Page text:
Paris Climate Agreement: What Comes Next?

After two decades of fruitless UN climate gatherings, I finally attended my first one last week and clearly must have broken the stalemate.  Because international negotiators now have a voluntary global commitment [PDF] to keep world temperature rise to possibly less than two degrees centigrade by 2100.  It’s a big victory for the climate movement and for particular world leaders, like President Obama.

Why the agreement now?  It was a confluence of politics and economics.  On the political front, momentum had been building to this conference with everyone from the Pope to Obama to climate activists laying the foundation for broad public support and international cooperation.

On the economic front, the conversation has changed dramatically since 2009’s failure in Copenhagen with the decreasing costs of certain energy technologies.  Specifically, the rapid decline in the price of solar panels, the ongoing investment in and cost decreases of battery technologies (particularly for electric vehicles), and the glut of natural gas, which has helped make the transition away from coal easier.

So what does the agreement portend?  As mentioned, it’s a voluntary commitment without any penalties for countries that fail to comply.  Current business-as-usual policies place the world on about a 3-degree temperature rise by 2100.  So we’ll still need major advancements to meet the terms of the agreement going forward.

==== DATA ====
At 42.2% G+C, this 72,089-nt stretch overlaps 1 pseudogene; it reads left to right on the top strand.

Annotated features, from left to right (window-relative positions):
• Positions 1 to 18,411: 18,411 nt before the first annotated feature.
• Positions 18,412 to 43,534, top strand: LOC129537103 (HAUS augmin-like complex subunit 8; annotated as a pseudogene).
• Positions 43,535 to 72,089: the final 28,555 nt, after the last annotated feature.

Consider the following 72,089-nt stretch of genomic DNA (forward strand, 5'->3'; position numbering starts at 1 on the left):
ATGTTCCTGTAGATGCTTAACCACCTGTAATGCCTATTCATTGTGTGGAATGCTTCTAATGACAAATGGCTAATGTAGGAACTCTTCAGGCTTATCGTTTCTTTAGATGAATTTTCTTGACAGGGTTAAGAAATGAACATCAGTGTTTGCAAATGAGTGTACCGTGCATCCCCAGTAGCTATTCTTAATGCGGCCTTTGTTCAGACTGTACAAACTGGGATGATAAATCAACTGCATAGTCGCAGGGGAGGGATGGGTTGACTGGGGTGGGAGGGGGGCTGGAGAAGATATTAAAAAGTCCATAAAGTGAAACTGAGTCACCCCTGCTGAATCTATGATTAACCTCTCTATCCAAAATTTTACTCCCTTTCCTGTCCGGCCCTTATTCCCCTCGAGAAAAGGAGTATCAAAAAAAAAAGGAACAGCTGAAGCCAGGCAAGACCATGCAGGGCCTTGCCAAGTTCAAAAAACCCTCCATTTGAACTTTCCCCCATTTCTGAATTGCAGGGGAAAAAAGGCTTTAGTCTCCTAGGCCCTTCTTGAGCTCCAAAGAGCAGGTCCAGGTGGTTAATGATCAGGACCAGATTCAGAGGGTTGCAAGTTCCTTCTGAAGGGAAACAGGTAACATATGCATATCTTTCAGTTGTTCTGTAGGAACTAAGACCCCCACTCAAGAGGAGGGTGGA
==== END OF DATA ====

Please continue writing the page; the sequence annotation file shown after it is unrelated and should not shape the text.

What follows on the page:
As I blogged previously, the decision-makers that really matter weren’t at the Paris conference.  After all, who decides if carbon is taxed or fossil fuel reserves stay in the ground?  It’s the legislators and party bosses in various nations around the globe, and in some cases, it’s subnationals, including local governments with land use authority.  Will they act?  We’ll have to wait and see.

But one promising provision in the agreement is the commitment to greater transparency, in terms of each country’s progress meeting the goals.  Peer pressure can be very effective, and in certain parts of the world, some countries won’t want to be seen as lagging by their neighbors on the climate fight.

So between that peer pressure, and the continued determination of leading climate countries and states like Germany, Norway, and California that is pushing the price declines of clean technology, we have some reason to hope.  Because as celebratory as the conversation has been around the Paris agreement, that is still the position the world is in.


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